Miracles Happen During Christmas


John R. Houk

© January 1, 2018

 

Most of Christendom celebrates Christmas on December 25 according to the Gregorian calendar. Using Wikipedia as a stat source, there are about 2.42 billion Christians globally. Of those nearly 2.5 billion Christians, roughly 225–300 million are Eastern Orthodox Christians. This makes the Eastern Orthodox Church the second largest communion of Christians behind the number one Roman Catholic Church.

 

I mention this Orthodox Christians do not celebrate Christmas according to the Gregorian calendar (named for Pope Gregory XIII), but rather according the Julian calendar (named for Julius Caesar). The Julian calendar celebrates Christmas on December 25, but when compared to the Gregorian calendar, that date falls on about January 7. Ergo, if you are an Eastern Orthodox Christian you have six days until Christmas January 7, 2018.

 

How are you liking a bit of calendar history this New Years Day 2018? I am a bit of an amateur historian and wanted to set up a Christmas story about General George Patton of WWII fame.

 

In the 1970 movie about Patton I found quite amusing pertaining to ordering the 3rd Army Chaplain to pray for fair weather to kill Nazi Germans and rescue the army boys of Bastogne surrounded by the Nazi army who demanded an American surrender. (The commander – General McAulliffe – of the American troops famously replied, “NUTS!”)

 

VIDEO: The Good Weather Prayer WW2

 

In the movie General Patton was so excited about answered prayer penned by Chaplain O’Neill, he wanted to pin a medal on him.  Patton’s adjutant, Colonel Harkins, later reminisced about Patton’s jubilation that he recalls this memory:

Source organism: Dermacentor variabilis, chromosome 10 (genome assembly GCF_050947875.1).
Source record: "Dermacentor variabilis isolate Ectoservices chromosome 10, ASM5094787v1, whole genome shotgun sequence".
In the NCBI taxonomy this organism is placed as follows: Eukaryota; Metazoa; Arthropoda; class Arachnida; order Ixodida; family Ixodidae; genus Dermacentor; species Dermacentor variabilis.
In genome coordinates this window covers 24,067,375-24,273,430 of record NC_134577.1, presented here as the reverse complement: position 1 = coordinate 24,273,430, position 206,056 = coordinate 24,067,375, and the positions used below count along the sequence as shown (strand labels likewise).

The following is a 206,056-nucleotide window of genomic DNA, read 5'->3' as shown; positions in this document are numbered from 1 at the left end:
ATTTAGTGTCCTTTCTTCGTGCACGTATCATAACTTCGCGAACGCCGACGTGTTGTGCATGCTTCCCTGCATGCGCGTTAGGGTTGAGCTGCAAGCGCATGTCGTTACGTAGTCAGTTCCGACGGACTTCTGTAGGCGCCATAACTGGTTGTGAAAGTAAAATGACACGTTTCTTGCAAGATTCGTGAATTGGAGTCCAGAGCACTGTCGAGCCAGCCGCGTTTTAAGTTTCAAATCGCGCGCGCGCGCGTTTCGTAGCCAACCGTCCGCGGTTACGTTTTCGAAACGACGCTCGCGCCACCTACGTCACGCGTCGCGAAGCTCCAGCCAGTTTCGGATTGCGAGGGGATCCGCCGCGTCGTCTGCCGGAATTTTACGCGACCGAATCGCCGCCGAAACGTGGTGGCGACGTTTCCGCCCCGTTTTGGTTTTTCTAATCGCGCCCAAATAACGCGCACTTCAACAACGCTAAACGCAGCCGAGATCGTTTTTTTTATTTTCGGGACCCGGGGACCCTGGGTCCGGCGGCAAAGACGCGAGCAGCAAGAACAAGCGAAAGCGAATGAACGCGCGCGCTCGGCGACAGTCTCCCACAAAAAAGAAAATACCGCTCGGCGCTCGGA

General Patton again called me to his office. He wore a smile from ear to ear. He said, “God damn! Look at the weather. That O’Neill sure did some potent praying. Get him up here. I want to pin a medal on him.”

 

The Chaplain came up the next day. The weather was still clear when we walked into General Patton’s office. The General rose, came from behind his desk with hand out-stretched and said, “Chaplain, you’re the most popular man in this Headquarters. You sure stand in good with the Lord and the soldiers.” The General then pinned a Bronze Star Medal on Chaplain O’Neill.

 

(When Patton Enlisted the Entire Third Army to Pray for Fair Weather; Quote from book “Patton: Blood, Guts, and Prayer” by Michael Keane; HistoryOnTheNet.com; © 2012)

 

Prayer Christmas Card from to 3rd Army

 

The point of informing Believers of the Risen Savior that a huge chunk of Christians has yet to observe Christmas is this. This Christmas story about General Patton needing prayer to win a battle against evil-wicked Nazis with racial-supremacist motives to conquer the Western world shows God Almighty favors those more in line with His Will than those outside of His Will. KEEP IN MIND Hitler had the genocidal aim to cleanse the Earth all of the Jewish faith. (Pay attention Muslim Jew-haters and White Supremacist Jew-haters.)

 

Below is the article I discovered via a Tea Party USA email pointing the way to Joe For America (of Joe the Plumber fame).

 

JRH 1/1/18

Please Support NCCR

********************

‘Christmas Card’ Gen. Patton Gave US Troops May Be Manliest Ever Created

 

By NANCY HAYES 

DECEMBER 27, 2017

Joe For America